It was slow going and the entire way, Lahn’s heart was in his throat. Once, he looked back towards Castle Draemin and saw that the castle was on fire. Separate fires had broken out in the city and a thick pall of smoke hung low, clinging to buildings. The acrid reek of smoke choked Lahn as he and his uncle ran down one alley, pausing at the end.

            Domio looked around. “Let’s cling to the buildings, away from the boulevard, Lahn. Weare about a mile from the docks. Let’s go.”

            Rivulets of sweat meandered down Lahn’s back and face, burning his eyes. He wiped his eyes and ran with all his might, although his energy was flagging from days of little sleep. By the time they made it to the docks, he was stumbling.

            His uncle grasped the front of Lahn’s tunic and pulled. “Keep up, boy! Our ship is there!”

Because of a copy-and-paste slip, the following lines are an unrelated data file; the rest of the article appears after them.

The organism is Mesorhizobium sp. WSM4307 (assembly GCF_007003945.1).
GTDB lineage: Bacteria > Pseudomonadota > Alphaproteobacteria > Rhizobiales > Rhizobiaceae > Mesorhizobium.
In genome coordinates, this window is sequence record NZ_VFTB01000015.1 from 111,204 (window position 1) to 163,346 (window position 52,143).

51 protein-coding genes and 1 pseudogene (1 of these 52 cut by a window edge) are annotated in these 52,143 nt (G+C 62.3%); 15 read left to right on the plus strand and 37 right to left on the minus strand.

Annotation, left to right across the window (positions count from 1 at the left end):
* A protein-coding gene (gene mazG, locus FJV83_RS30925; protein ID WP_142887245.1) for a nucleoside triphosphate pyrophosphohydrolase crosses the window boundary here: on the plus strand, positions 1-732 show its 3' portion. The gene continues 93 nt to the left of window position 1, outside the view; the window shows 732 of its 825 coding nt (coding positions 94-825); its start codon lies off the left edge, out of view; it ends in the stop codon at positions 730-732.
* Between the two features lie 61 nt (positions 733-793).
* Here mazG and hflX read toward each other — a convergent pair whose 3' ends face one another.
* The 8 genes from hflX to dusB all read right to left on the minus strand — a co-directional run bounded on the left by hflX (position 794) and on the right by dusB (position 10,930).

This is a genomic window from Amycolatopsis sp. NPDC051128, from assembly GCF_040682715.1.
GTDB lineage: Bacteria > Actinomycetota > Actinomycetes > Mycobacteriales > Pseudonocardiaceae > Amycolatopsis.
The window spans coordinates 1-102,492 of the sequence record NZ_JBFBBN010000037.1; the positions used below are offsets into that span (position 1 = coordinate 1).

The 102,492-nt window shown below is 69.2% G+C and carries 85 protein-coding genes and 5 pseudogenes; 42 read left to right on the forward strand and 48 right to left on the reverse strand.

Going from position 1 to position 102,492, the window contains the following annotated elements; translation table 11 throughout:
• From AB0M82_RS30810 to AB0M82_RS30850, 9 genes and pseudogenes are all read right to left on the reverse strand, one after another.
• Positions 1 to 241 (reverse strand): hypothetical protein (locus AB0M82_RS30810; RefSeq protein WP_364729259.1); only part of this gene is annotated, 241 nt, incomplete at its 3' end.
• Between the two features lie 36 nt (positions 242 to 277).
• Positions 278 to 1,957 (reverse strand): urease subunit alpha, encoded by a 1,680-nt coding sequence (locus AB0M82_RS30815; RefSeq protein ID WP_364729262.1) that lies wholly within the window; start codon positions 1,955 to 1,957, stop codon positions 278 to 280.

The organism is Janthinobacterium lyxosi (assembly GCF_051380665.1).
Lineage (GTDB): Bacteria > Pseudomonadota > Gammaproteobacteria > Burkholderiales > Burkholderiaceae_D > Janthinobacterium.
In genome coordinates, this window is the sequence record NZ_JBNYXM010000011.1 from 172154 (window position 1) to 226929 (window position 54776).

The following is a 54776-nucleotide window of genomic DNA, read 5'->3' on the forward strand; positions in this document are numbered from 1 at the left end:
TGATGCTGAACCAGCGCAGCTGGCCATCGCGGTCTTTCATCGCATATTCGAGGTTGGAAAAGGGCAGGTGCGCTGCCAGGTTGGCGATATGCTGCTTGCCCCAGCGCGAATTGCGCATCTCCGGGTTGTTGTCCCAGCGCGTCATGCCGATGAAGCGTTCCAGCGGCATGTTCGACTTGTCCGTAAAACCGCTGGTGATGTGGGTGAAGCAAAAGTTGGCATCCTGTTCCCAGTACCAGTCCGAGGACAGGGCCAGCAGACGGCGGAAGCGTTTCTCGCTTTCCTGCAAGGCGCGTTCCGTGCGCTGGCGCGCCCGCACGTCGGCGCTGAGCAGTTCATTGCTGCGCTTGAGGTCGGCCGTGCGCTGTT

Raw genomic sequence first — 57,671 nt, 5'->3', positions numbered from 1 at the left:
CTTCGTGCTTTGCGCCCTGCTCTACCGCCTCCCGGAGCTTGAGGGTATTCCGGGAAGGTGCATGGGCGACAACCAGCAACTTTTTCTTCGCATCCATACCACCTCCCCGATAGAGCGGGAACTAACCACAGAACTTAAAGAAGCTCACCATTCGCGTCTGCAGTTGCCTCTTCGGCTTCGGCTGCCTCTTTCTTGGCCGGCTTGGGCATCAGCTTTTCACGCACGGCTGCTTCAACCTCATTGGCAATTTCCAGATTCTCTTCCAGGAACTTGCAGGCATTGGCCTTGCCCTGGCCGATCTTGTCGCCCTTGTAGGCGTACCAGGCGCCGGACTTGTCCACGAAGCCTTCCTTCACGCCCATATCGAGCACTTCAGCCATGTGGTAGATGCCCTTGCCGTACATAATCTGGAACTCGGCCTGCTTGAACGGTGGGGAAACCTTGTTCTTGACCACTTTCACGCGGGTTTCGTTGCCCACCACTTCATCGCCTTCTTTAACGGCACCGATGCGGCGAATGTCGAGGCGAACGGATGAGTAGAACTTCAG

Lahn’s legs were rubbery as they made their way up the gangplank to the waiting ship.

            “Raise the plank!” the captain called once they were onboard.

            Lahn fell onto his knees on the damp deck while his uncle spoke to the captain. His body was shaking hard from exhaustion.

            Domio turned. “Come, we’ll go below.”

            He helped Lahn stand and helped him to the door and down into the ship. They made their way to their cabin and Lahn collapsed onto his cot and closed his eyes.Through the open porthole he could the captain yelling orders. The ship groaned and lurched as her sails were unfurled. Behind his closed eyelids, he saw the face of the Warlord as he slept on the armchair besides Lahn’s bed in the villa. He recalled the dream in which Atana visited him, how it was a metaphor that Lahn had to decipher. The Warlord had told him that, hadn’t he? Kah’len.  His eyes pricked with tears and he felt as a tear pooled into the corner of his eye and leaked out. Kah’len, he whispered.